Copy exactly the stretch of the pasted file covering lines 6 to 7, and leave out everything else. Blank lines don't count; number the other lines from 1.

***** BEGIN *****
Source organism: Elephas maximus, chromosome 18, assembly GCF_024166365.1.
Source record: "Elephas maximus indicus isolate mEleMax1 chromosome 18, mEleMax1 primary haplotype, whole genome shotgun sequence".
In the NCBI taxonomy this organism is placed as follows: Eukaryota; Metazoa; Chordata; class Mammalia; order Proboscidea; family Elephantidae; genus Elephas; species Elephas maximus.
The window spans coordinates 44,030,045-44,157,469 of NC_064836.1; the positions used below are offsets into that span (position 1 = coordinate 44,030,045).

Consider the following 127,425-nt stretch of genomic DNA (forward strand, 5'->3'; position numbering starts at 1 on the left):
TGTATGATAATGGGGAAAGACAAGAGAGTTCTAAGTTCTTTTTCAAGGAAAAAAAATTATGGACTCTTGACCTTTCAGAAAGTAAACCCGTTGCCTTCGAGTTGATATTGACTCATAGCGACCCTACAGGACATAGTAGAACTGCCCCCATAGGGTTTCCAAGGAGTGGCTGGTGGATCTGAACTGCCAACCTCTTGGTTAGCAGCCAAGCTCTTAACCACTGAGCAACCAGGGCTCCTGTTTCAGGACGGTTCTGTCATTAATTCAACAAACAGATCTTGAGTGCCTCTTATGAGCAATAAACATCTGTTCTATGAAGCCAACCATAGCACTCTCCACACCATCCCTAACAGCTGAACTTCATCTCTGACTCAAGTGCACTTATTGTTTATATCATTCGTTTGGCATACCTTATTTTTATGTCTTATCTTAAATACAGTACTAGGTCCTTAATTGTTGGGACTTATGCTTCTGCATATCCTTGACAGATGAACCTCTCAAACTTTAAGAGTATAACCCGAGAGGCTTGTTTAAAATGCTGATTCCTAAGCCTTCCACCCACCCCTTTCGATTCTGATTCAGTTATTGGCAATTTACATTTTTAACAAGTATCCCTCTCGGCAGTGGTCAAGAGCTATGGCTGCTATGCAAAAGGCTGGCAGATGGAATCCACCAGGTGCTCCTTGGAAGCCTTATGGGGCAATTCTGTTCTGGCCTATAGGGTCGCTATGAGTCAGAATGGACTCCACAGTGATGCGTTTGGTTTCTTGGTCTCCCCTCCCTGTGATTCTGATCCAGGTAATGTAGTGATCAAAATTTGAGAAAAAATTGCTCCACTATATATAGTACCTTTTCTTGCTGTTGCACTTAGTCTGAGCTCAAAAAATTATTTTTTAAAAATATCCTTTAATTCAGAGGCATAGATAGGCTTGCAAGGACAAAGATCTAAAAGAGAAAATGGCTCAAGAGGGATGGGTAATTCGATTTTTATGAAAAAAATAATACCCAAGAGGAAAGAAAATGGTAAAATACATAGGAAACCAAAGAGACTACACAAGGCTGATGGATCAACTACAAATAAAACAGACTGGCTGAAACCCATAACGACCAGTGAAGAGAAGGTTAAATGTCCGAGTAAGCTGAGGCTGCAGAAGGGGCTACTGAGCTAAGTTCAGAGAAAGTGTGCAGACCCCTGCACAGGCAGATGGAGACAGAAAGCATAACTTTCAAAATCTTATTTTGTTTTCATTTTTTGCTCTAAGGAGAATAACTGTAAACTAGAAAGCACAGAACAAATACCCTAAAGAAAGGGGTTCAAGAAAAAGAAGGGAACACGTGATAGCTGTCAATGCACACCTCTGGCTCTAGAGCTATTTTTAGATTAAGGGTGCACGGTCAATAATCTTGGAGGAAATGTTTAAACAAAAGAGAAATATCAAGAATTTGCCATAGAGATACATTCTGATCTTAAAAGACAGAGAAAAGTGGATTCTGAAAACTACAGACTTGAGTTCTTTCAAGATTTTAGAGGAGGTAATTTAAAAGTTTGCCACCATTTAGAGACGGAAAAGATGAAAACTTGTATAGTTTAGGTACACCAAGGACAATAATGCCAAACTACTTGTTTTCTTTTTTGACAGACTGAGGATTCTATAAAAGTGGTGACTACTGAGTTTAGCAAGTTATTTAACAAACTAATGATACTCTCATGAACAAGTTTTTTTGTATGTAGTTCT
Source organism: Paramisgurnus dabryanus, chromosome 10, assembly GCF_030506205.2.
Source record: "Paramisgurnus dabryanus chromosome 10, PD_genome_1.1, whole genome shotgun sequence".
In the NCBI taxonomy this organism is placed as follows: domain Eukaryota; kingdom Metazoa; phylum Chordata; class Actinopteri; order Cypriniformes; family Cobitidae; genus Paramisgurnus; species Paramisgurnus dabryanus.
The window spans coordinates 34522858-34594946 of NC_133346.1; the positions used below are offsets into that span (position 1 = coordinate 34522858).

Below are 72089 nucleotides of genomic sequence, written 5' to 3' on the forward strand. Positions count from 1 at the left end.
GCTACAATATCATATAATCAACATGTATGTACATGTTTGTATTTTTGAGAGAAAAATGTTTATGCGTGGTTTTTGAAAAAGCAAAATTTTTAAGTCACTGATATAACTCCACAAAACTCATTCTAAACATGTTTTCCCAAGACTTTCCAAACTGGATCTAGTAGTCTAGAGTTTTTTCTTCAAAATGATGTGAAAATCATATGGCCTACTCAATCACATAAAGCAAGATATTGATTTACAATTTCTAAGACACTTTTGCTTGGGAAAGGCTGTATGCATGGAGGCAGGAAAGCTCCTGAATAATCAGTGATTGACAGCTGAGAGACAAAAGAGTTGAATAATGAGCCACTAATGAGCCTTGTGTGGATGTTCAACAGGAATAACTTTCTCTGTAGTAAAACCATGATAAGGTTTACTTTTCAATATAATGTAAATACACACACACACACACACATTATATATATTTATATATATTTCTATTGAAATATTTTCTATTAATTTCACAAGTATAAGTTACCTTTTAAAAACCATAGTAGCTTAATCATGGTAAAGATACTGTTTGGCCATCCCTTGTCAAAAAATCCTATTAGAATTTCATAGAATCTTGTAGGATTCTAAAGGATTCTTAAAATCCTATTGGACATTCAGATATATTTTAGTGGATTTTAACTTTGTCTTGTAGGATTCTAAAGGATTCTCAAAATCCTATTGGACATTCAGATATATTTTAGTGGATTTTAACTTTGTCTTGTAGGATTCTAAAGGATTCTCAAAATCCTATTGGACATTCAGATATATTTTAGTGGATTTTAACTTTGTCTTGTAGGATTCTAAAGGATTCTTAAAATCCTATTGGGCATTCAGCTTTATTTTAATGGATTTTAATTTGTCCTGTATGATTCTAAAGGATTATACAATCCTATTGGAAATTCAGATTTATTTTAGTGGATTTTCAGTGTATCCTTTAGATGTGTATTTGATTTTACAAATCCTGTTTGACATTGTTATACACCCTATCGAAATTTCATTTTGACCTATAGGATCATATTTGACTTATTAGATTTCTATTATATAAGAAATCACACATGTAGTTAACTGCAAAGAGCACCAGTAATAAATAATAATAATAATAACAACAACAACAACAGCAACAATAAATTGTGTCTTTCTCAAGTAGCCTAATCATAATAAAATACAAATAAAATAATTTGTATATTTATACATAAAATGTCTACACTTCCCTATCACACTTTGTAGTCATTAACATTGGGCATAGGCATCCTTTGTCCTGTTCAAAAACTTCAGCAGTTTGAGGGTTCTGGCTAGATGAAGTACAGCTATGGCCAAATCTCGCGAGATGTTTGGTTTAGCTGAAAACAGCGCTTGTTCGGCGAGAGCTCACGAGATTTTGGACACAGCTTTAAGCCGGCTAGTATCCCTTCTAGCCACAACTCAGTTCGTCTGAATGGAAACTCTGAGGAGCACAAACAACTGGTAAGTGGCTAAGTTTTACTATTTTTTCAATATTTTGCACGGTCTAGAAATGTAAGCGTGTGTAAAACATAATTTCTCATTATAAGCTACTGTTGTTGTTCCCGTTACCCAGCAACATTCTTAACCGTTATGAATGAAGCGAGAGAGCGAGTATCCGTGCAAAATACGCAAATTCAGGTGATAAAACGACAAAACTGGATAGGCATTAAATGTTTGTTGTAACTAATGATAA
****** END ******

TGTATGATAATGGGGAAAGACAAGAGAGTTCTAAGTTCTTTTTCAAGGAAAAAAAATTATGGACTCTTGACCTTTCAGAAAGTAAACCCGTTGCCTTCGAGTTGATATTGACTCATAGCGACCCTACAGGACATAGTAGAACTGCCCCCATAGGGTTTCCAAGGAGTGGCTGGTGGATCTGAACTGCCAACCTCTTGGTTAGCAGCCAAGCTCTTAACCACTGAGCAACCAGGGCTCCTGTTTCAGGACGGTTCTGTCATTAATTCAACAAACAGATCTTGAGTGCCTCTTATGAGCAATAAACATCTGTTCTATGAAGCCAACCATAGCACTCTCCACACCATCCCTAACAGCTGAACTTCATCTCTGACTCAAGTGCACTTATTGTTTATATCATTCGTTTGGCATACCTTATTTTTATGTCTTATCTTAAATACAGTACTAGGTCCTTAATTGTTGGGACTTATGCTTCTGCATATCCTTGACAGATGAACCTCTCAAACTTTAAGAGTATAACCCGAGAGGCTTGTTTAAAATGCTGATTCCTAAGCCTTCCACCCACCCCTTTCGATTCTGATTCAGTTATTGGCAATTTACATTTTTAACAAGTATCCCTCTCGGCAGTGGTCAAGAGCTATGGCTGCTATGCAAAAGGCTGGCAGATGGAATCCACCAGGTGCTCCTTGGAAGCCTTATGGGGCAATTCTGTTCTGGCCTATAGGGTCGCTATGAGTCAGAATGGACTCCACAGTGATGCGTTTGGTTTCTTGGTCTCCCCTCCCTGTGATTCTGATCCAGGTAATGTAGTGATCAAAATTTGAGAAAAAATTGCTCCACTATATATAGTACCTTTTCTTGCTGTTGCACTTAGTCTGAGCTCAAAAAATTATTTTTTAAAAATATCCTTTAATTCAGAGGCATAGATAGGCTTGCAAGGACAAAGATCTAAAAGAGAAAATGGCTCAAGAGGGATGGGTAATTCGATTTTTATGAAAAAAATAATACCCAAGAGGAAAGAAAATGGTAAAATACATAGGAAACCAAAGAGACTACACAAGGCTGATGGATCAACTACAAATAAAACAGACTGGCTGAAACCCATAACGACCAGTGAAGAGAAGGTTAAATGTCCGAGTAAGCTGAGGCTGCAGAAGGGGCTACTGAGCTAAGTTCAGAGAAAGTGTGCAGACCCCTGCACAGGCAGATGGAGACAGAAAGCATAACTTTCAAAATCTTATTTTGTTTTCATTTTTTGCTCTAAGGAGAATAACTGTAAACTAGAAAGCACAGAACAAATACCCTAAAGAAAGGGGTTCAAGAAAAAGAAGGGAACACGTGATAGCTGTCAATGCACACCTCTGGCTCTAGAGCTATTTTTAGATTAAGGGTGCACGGTCAATAATCTTGGAGGAAATGTTTAAACAAAAGAGAAATATCAAGAATTTGCCATAGAGATACATTCTGATCTTAAAAGACAGAGAAAAGTGGATTCTGAAAACTACAGACTTGAGTTCTTTCAAGATTTTAGAGGAGGTAATTTAAAAGTTTGCCACCATTTAGAGACGGAAAAGATGAAAACTTGTATAGTTTAGGTACACCAAGGACAATAATGCCAAACTACTTGTTTTCTTTTTTGACAGACTGAGGATTCTATAAAAGTGGTGACTACTGAGTTTAGCAAGTTATTTAACAAACTAATGATACTCTCATGAACAAGTTTTTTTGTATGTAGTTCT
Source organism: Paramisgurnus dabryanus, chromosome 10, assembly GCF_030506205.2.